January 13, 2011 in Washington Voices

Water still a stumbling block for Beacon Hill project

By The Spokesman-Review
 
Map of this story's location

The Beacon Hill development was the subject of a preliminary plat and planned-unit development hearing before the city of Spokane hearings examiner last Thursday. About 20 people were there to testify in support of the development, which has been widely embraced by Hillyard business people and residents.

The project presented at last week’s hearing is the first phase of the Beacon Hill home development. This part is located on the northern face of Beacon Hill, with access from Wellesley Avenue, and its developers propose the construction of 304 single and multifamily homes on 40.31 acres. The total development site is 182 acres and it’s zoned for 3,000 residential units.

Owners Pete Rayner and David Baker have been working on the project for more than a decade, and at last week’s hearing Rayner said it has cost the developers close to $900,000 to get to this point partly because the city has delayed responses to various applications and changed zoning laws.

“Things stalled in 2007 and 2008,” Rayner told the hearings examiner, adding that what he is proposing is a mixed-use development that meets all current zoning requirements.

One hold up, Rayner said, has been the development’s access to water.

There is a water tank on Beacon Hill, but a new one may have to be built just as pumps and new water lines may have to be put down to maintain adequate water pressure and flow.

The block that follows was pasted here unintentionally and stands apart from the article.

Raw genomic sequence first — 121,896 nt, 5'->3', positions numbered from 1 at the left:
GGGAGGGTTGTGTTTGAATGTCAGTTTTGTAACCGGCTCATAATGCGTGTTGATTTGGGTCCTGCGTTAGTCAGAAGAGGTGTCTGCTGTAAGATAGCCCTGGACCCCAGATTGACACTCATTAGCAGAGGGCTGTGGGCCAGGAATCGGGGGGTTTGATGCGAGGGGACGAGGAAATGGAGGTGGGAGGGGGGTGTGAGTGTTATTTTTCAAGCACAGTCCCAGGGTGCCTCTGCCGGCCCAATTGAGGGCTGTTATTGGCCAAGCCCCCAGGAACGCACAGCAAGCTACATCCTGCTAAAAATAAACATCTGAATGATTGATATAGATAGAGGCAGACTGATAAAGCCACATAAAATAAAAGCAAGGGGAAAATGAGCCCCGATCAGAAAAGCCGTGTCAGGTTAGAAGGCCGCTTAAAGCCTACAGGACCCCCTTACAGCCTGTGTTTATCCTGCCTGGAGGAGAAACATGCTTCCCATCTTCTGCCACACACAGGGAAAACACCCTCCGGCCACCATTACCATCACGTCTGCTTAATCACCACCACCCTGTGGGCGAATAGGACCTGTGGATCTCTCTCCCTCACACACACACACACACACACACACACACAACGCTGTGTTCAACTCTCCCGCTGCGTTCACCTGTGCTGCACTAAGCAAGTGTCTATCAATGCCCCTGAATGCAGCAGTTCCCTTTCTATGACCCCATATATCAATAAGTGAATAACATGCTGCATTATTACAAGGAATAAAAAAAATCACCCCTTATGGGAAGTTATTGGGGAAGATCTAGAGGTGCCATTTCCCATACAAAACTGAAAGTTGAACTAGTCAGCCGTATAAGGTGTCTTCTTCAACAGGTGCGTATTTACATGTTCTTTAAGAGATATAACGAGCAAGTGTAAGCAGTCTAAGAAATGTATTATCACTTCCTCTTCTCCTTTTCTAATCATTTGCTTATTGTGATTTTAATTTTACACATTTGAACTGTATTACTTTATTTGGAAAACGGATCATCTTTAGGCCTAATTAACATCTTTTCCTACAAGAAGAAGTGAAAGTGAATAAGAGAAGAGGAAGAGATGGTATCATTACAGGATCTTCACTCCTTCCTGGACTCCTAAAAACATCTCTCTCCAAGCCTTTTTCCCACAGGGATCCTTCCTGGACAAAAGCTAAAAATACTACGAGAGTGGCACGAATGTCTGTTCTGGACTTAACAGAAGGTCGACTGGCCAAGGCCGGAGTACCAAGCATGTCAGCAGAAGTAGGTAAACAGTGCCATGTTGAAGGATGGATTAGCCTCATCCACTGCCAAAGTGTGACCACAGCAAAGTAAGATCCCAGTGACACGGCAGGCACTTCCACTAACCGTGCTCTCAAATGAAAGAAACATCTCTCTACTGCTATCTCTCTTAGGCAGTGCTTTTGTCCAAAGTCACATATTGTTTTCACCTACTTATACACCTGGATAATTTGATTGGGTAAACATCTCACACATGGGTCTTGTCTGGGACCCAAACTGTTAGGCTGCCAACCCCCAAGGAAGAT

Rayner presented a document from 2006, signed by the then-head of the city water department, Brad Blegen, which outlined an agreement among the city, Beacon Hill and another entity known as Vista Homes. Each would take care of part of the water infrastructure improvements needed.

Vista Homes was not represented at the hearing, and no one in the room knew if that development is moving ahead.

Rayner wants the city to move ahead and make the water infrastructure improvements so he can get on with his development.

He said it would cost him as much as $800,000 to bring the water access up to par without the city’s help.

“Too many people have spent too much money and too much time trying to develop this part of town,” Rayner said.

Representatives from the city’s water department at this point are reluctant to foot the entire bill.

Traffic engineers have some concerns about the access road to the development, which may be too steep and have too many blind curves, but at the hearing it sounded as if a solution could be found.

The city also raised a concern about sewer access. Apparently the line leading up to the proposed development has been plugged because it’s old and cracked and has significant groundwater infiltration.

J.R. Sloan, president of the Greater Hillyard Business Association, said that Hillyard residents are looking forward to the completion of the Beacon Hill development.

“We believe that Beacon Hill is one of several things that needs to happen,” Sloan said, explaining that residential development in Hillyard has been neglected for too long. “Beacon Hill would promote homeownership in our area.”

At the conclusion of Thursday’s hearing, representatives from the city and Beacon Hill were asked to submit a document outlining a satisfactory solution to the current stalemate.

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